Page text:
I think, to sum up, that’s what charisma does. It makes the ordinary extraordinary. And this kind of extraordinary is what makes us #fansofcannes.

By Katie Ewer, Strategy Director, jkr Singapore

Johnnie Walker The Man That Walked Around The World: BBH

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#fansofcannes: Chipotle’s Scarecrow

Friday 12 June 2015

For decades, having emotional resonance with consumers has been the heartland of successful branding. From tapping into the domestic revolution-led desires of the 50’s, to reflecting the shifting attitudes of the 70’s, to meeting the convenience-driven needs of the 90’s and 00’s, brands have lived or died on the basis of their ability to remain relevant.

However, today we are seeing brands being challenged in perhaps the most interesting way yet. There is a new need to build connections, not just through what consumers do or feel, but what they believe in.

We have entered the age of brand heart - a time where demonstrating strong values and sense of purpose is as important as the products themselves.

It’s no surprise therefore, that when Chipotle launched their Scarecrow campaign last year (which took on ‘Big Food’ in order to highlight their own sustainably-sourced ethos) that people took notice. Here is a brand that lives in the world of fast-food, not exactly known for it’s commitment to quality ingredients or possessing a strong set of ethics, but that’s exactly what they displayed. Telling a story that had always been at the heart of the brand, and in doing so anchoring Chipotle as the hero and purveyor of ‘good’ amongst a backdrop of bad.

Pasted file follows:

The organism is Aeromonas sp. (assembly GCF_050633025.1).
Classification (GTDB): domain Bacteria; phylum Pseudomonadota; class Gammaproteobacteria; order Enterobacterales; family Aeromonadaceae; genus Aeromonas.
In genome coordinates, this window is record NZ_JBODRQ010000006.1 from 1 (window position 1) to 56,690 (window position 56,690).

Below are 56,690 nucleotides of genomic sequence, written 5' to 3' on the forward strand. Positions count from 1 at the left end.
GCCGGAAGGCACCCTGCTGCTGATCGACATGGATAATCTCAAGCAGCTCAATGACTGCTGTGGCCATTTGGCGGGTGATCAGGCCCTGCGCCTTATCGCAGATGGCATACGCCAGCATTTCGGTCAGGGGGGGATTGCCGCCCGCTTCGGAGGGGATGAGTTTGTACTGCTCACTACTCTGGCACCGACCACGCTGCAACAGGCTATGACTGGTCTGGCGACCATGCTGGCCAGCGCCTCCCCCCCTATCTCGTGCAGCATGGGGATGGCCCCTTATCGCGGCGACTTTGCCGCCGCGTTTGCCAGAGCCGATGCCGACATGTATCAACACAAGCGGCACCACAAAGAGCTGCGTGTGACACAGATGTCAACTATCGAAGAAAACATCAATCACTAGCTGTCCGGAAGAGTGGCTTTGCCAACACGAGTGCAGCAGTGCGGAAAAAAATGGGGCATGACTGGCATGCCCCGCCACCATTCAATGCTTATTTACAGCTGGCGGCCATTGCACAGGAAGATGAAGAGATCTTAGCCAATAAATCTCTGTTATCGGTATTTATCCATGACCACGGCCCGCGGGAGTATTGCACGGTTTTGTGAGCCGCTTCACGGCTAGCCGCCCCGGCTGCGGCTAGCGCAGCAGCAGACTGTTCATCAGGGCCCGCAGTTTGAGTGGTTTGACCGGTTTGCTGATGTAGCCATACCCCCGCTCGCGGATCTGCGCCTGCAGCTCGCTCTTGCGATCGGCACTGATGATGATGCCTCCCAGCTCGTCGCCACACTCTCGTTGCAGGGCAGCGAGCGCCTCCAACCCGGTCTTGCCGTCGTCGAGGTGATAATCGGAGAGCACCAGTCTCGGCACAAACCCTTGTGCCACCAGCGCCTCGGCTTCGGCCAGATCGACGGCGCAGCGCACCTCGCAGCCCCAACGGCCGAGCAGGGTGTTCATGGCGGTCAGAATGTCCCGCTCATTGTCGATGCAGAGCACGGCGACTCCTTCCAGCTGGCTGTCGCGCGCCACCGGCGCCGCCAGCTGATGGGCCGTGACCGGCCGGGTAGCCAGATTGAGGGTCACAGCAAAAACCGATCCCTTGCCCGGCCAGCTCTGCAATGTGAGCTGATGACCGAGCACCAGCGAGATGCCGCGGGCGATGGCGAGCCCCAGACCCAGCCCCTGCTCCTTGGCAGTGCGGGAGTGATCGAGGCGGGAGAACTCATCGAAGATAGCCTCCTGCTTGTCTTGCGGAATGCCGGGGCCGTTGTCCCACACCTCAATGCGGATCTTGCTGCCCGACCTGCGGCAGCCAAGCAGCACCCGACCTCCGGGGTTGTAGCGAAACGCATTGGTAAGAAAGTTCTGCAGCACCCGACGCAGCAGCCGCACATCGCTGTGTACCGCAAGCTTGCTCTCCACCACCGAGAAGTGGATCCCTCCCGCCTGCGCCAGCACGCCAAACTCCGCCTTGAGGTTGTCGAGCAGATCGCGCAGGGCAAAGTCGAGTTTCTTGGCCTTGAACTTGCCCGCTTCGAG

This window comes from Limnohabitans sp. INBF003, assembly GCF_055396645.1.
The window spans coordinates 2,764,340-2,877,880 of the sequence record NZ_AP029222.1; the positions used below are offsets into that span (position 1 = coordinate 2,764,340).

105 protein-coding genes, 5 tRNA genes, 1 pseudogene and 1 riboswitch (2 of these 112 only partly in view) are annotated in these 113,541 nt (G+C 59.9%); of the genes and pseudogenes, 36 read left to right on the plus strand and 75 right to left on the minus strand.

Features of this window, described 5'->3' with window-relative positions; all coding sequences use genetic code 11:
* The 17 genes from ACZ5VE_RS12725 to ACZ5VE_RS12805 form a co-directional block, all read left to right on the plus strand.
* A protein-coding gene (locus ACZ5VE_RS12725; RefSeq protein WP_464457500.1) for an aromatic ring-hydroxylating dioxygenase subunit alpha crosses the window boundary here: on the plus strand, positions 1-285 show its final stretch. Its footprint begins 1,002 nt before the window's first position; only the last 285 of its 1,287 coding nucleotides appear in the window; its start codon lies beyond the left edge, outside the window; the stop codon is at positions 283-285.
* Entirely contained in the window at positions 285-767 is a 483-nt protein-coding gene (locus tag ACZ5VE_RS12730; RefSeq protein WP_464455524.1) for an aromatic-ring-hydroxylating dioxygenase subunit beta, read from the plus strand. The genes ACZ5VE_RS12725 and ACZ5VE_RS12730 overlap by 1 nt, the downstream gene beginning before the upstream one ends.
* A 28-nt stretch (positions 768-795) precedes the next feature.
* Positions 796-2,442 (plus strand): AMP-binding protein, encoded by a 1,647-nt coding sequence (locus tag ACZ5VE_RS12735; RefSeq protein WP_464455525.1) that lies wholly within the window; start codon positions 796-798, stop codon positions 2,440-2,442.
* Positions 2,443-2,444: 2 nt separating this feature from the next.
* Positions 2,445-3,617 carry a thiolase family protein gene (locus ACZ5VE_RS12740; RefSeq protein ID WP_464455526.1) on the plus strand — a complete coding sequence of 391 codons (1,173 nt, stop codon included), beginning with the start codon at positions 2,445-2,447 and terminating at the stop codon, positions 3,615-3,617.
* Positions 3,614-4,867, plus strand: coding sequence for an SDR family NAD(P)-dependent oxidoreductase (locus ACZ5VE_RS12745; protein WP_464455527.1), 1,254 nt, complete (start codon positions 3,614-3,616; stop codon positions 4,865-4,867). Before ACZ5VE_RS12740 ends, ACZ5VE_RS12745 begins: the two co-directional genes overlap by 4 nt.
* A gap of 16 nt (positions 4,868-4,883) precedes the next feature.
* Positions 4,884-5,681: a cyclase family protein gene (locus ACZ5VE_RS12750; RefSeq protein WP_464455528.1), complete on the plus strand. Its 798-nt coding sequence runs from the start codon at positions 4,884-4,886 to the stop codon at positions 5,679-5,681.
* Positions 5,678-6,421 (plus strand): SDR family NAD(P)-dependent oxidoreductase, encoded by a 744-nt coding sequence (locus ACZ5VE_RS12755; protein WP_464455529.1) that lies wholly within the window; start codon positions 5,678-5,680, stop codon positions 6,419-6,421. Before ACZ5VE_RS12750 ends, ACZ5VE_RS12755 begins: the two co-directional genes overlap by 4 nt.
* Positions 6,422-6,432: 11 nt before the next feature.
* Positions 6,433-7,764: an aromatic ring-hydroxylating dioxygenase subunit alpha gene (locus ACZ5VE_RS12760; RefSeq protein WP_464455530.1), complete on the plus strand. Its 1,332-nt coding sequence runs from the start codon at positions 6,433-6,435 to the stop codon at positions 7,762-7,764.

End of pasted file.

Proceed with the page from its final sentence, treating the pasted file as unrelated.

Although prompting criticism from some, Chipotle's Scarecrow is undoubtedly a fine example of brand demonstrating heart. Where core values are expressed with charisma. And it’s this potent combination that takes brands further to building deeper and more meaningful connections with today's conscious-minded consumers.

We believe that is brand at its best, and that’s one of the reasons we’re #fansofcannes.

By Rebecca Ford, Senior Brand Strategist, jkr London

Chipotle's Scarecrow: CAA


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Hunting charisma at Cannes: how brand magnetism creates winning ideas

Thursday 11 June 2015


What is charisma? It’s a word that’s frequently used to characterise leaders. Something that’s difficult to quantify and rationalise. It’s not beauty. It’s not sex appeal. It’s not just power, or strength, or vision. It’s a quality that some people ‘just have’, and that most people don’t. We are drawn to charismatic people, without being able to explain why.

As all eyes in the industry turn towards the south of France for the Cannes Lions International Festival of Creativity, at jkr we’ll be watching closely for how the world’s most charismatic brands impress the judges, and to see if those with charisma are also the most creative and the most effective.

Can brands be charismatic? We believe that they can. Just as charismatic people have a magnetism that attracts us, so do charismatic brands. Charisma is a highly desirable quality in a brand because it provokes an emotional response. And as we know, brands that appeal to our emotions are the only ones we feel moved to care about.